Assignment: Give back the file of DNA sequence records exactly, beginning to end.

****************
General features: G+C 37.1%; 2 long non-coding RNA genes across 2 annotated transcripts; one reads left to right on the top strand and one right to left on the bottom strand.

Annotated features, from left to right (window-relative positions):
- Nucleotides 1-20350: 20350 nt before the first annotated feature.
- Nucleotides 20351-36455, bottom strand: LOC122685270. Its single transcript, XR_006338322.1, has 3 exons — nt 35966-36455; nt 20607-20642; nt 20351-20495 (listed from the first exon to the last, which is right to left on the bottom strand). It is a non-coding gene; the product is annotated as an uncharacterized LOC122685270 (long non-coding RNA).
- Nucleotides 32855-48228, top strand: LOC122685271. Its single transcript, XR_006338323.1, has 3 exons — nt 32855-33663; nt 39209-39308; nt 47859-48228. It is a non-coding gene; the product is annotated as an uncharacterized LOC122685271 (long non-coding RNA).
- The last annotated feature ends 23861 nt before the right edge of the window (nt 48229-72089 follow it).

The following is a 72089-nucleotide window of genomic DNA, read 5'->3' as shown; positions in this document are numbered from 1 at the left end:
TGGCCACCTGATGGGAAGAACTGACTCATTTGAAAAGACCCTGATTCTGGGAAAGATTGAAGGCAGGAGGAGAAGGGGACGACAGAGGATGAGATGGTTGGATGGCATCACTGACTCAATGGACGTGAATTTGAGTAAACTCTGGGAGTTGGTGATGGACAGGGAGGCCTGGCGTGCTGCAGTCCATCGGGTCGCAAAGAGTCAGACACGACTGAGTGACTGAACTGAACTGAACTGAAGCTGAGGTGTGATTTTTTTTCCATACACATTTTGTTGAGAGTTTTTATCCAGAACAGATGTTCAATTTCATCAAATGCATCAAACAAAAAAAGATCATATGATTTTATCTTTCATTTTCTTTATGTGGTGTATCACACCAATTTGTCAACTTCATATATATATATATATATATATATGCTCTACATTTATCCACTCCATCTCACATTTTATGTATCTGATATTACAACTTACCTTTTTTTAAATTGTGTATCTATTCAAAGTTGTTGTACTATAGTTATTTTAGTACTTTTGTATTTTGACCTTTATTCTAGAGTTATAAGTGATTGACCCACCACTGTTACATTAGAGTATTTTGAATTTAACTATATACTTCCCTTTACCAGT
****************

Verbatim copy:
General features: G+C 37.1%; 2 long non-coding RNA genes across 2 annotated transcripts; one reads left to right on the top strand and one right to left on the bottom strand.

Annotated features, from left to right (window-relative positions):
- Nucleotides 1-20350: 20350 nt before the first annotated feature.
- Nucleotides 20351-36455, bottom strand: LOC122685270. Its single transcript, XR_006338322.1, has 3 exons — nt 35966-36455; nt 20607-20642; nt 20351-20495 (listed from the first exon to the last, which is right to left on the bottom strand). It is a non-coding gene; the product is annotated as an uncharacterized LOC122685270 (long non-coding RNA).
- Nucleotides 32855-48228, top strand: LOC122685271. Its single transcript, XR_006338323.1, has 3 exons — nt 32855-33663; nt 39209-39308; nt 47859-48228. It is a non-coding gene; the product is annotated as an uncharacterized LOC122685271 (long non-coding RNA).
- The last annotated feature ends 23861 nt before the right edge of the window (nt 48229-72089 follow it).

The following is a 72089-nucleotide window of genomic DNA, read 5'->3' as shown; positions in this document are numbered from 1 at the left end:
TGGCCACCTGATGGGAAGAACTGACTCATTTGAAAAGACCCTGATTCTGGGAAAGATTGAAGGCAGGAGGAGAAGGGGACGACAGAGGATGAGATGGTTGGATGGCATCACTGACTCAATGGACGTGAATTTGAGTAAACTCTGGGAGTTGGTGATGGACAGGGAGGCCTGGCGTGCTGCAGTCCATCGGGTCGCAAAGAGTCAGACACGACTGAGTGACTGAACTGAACTGAACTGAAGCTGAGGTGTGATTTTTTTTCCATACACATTTTGTTGAGAGTTTTTATCCAGAACAGATGTTCAATTTCATCAAATGCATCAAACAAAAAAAGATCATATGATTTTATCTTTCATTTTCTTTATGTGGTGTATCACACCAATTTGTCAACTTCATATATATATATATATATATATATGCTCTACATTTATCCACTCCATCTCACATTTTATGTATCTGATATTACAACTTACCTTTTTTTAAATTGTGTATCTATTCAAAGTTGTTGTACTATAGTTATTTTAGTACTTTTGTATTTTGACCTTTATTCTAGAGTTATAAGTGATTGACCCACCACTGTTACATTAGAGTATTTTGAATTTAACTATATACTTCCCTTTACCAGT